The NY Times has a column here on the military's prep schools, that were originally funded to help enlisted personnel qualify for the academies, but are now used almost exclusively to red-shirt athletes.
I agree completely with Mr. Nocera on the outsized role of athletics in colleges, including the military academies.
But here’s another take-away. Our culture loves sports. Let’s use that love to improve schools.
When I taught classes of high school students who hated reading, I filled my room with boxes full of old Sports Illustrated magazines, that I bought on Ebay. When we had quiet reading time, you could hear a pin drop. Most of the boys, and many of the girls, were hunched breathlessly over the magazines. The only time I ever had students arguing was when I brought in a new issue: everyone wanted to read it immediately.
I found game-playing of any kind immediately sparked up a class. I appointed judges for poetry presentations. Groups vied with each other for writing the best stories. We had Oprah shows, with invited guests such as the Wife of Bath, with her new book, How to Control Men.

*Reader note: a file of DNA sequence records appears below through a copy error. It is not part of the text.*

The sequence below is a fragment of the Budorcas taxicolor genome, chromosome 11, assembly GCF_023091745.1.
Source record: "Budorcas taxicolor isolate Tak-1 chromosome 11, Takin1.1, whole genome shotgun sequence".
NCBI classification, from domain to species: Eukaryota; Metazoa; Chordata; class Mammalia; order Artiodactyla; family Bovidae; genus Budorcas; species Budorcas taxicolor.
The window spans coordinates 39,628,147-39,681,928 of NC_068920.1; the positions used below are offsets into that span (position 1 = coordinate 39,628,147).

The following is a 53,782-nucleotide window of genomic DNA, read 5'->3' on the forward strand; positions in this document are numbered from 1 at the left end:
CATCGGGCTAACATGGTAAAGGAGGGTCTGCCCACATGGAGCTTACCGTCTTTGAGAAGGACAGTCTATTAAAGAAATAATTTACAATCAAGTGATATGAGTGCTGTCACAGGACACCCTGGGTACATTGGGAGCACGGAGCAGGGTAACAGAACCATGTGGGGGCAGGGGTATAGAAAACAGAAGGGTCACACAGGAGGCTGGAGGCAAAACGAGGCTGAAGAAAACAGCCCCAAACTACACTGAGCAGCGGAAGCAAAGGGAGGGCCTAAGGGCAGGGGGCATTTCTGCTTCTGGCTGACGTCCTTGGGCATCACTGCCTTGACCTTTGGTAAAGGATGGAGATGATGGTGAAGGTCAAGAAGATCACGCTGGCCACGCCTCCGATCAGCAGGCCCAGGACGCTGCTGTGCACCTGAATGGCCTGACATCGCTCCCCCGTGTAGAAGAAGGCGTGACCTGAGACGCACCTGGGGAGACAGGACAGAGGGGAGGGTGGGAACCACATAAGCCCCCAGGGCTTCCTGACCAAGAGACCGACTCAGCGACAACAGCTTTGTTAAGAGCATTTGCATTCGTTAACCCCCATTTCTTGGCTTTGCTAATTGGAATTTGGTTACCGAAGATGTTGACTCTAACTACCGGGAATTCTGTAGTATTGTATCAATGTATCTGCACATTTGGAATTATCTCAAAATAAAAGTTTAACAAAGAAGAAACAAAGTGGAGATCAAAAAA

A major problem with the Common Core Standards is that they are making teaching, and classrooms, dreary. So much content to force down kids’ throats. Some Common Core curriculum even dictates exactly what and how the teacher is to spend each classroom minute.
Good learning doesn’t take place under that regime, and good teachers leave.